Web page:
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With more than 100,000 electric cars already on the road, oil and gas-rich Norway aims to phase out fossil fuel cars altogether by 2025. Can it be done? Lars Bevanger reports from Oslo.
A measly 321 electric cars were registered in Norway in 2007. By the end of last year there were more than 100,000 of them on the roads in the Scandinavian nation, population 5.2 million.
No other country in the world comes anywhere close to that level of electric vehicle (EV) ownership per capita.
"I think ten years ago [today's situation] would have been regarded as science fiction," said Erik Figenbaum, a chief research engineer at the Norwegian Institute of Transport Economics in Oslo.
"When I talk to researchers and politicians in other countries they cannot believe what is happening in Norway. It has been a tremendous development."
Cheap and convenient
If you ask electric car owners in Norway, they will tell you the huge success of plug-in EVs is down to two factors: they are cheap and very convenient.
"You pay much lower taxes, so it's cheaper than a normal diesel or gas car, and also you can drive in the bus lane all the way to town, which means it's really, really fast to get to work," explained Inger Sethov, as she brushed snow off her VW e-UP! before getting ready to whiz past the queues on her way to work in Oslo.
Thanks to a government incentive, she paid no VAT on her car, instantly wiping a whooping 25 percent off the sales price. Then there is free city center parking and charging, free ferry crossings and access to use the bus lanes.
"It's a no-brainer," she said.
No fossil fuel cars after 2025?
Norway's EV market has nearly doubled year-on-year since 2011. Right now, nearly 40 percent of all new cars sold are electric, and sales are edging towards a 50 percent tipping point.
There are still more than two million fossil fuel vehicles on Norwegian roads, yet buoyed by the success tax cuts have brought to EV sales so far, Norwegian politicians now want to phase out petrol and diesel cars altogether by 2025.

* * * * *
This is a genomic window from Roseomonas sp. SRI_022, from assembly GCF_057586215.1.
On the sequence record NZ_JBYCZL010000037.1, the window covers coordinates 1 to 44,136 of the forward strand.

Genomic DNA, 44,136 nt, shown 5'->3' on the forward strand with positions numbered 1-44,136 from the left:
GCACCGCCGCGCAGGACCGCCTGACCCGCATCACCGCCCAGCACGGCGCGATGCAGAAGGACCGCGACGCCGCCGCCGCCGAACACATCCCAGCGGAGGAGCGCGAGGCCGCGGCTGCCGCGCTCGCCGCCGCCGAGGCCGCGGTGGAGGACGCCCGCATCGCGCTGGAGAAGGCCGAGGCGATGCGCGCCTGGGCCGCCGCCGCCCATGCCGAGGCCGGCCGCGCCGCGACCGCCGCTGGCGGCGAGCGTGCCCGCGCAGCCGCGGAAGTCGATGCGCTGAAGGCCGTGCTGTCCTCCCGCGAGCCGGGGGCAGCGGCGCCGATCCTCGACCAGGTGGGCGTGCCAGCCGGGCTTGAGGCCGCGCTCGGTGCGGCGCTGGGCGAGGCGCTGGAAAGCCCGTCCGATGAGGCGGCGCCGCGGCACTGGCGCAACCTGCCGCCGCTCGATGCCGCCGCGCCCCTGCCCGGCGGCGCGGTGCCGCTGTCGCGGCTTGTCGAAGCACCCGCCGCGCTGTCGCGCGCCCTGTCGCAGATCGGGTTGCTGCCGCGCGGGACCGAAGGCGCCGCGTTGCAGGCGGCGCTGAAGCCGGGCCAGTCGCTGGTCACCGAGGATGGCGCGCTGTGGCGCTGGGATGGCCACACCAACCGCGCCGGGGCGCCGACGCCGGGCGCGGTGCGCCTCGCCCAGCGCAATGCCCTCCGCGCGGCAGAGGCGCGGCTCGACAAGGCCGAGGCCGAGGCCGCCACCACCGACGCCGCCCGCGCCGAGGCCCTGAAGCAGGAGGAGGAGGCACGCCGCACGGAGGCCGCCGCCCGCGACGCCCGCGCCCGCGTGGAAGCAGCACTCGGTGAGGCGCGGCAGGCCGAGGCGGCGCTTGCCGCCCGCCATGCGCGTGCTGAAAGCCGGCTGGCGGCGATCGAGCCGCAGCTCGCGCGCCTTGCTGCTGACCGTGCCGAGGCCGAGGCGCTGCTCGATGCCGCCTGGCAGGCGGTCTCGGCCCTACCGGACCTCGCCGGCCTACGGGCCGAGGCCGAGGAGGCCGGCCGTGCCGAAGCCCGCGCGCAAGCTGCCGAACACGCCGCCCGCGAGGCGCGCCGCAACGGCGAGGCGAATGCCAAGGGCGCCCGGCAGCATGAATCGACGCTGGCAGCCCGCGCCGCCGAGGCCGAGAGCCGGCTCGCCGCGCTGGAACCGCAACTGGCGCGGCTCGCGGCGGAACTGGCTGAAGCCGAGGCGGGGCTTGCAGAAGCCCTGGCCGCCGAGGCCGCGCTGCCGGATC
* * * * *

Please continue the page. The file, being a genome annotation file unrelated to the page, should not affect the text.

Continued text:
"We should also make it more expensive to drive a fossil fuel car to give people more incentive to change," said Eivind Trædal, a city council member for the Green Party in Oslo.
"I think the most important thing is that we have a balanced approach with both the carrot and the stick."
That is not just wistful thinking from the Greens. There has long been broad political agreement to electrify Norway's private car pool, and there is a parliamentary majority in favor of looking at ways to further tax fossil fuel vehicles according to a "polluter pays principle".
Carrot and stick approach
"We can tax the gasoline and diesel cars even higher if we want to, so I think it is potentially possible to transition to a more or less fully electric passenger vehicle sector in the future," said Figenbaum at the Institute of Transport Economics.
Yet he is doubtful the 2025 deadline is achievable.
"I think that's a bit of a stretch, because you still have remote areas in Norway, you still have people who drive long distances."
The EV uptake has been phenomenal in Norway by anyone's standards. Foreign politicians and car manufacturers have started to visit in order to see for themselves how a mass electric car market works.
"Car CEOs come to Norway to understand what happens when we have mass adaptation of electric vehicles," said Marius Holm, who heads the environmental foundation Zero Emission Resource Organisation, which works exclusively on emission issues.
"They come to study infrastructure, charging networks, how it all works. In the beginning we were an initial market that created volume. Now our role is to be the 'lab' where we see how things work."
Still a large polluter
Yet even a 100 percent electric car pool would not be enough for Norway to cut its emissions in line with what the country signed up to at the Paris climate summit.
The country is one of the world's largest oil and gas producers and exporters, and depends on carbon trading and support against deforestation to meet its emission commitments.
"Norway is still one of only two countries in Europe where emissions are still increasing," said Nina Jensen, head of WWF Norway.
"There is limited political will to talk about our biggest emitter, which is the oil and gas sector. Emissions from oil and gas have increased in Norway by 80 percent since 1990," she added.
"So if we really want to do something about climate change, and we want to get serious, we really need to start doing something about our oil and gas production," Jensen said.
If the sales of electric cars continue to grow at the current rate, not much of Norway's oil production will go to power the country's car fleet.
Like the majority of Norwegian electric car owners, Sethov is very happy with her experience. For now, her second car is a regular petrol engine people carrier.
But with a new generation of bigger, longer range electric cars coming out, she is ready to go all-electric.
"The next time we buy a car, in probably not too long, our big car is also going to be an electric car. In a year or two, we'll have two electric cars."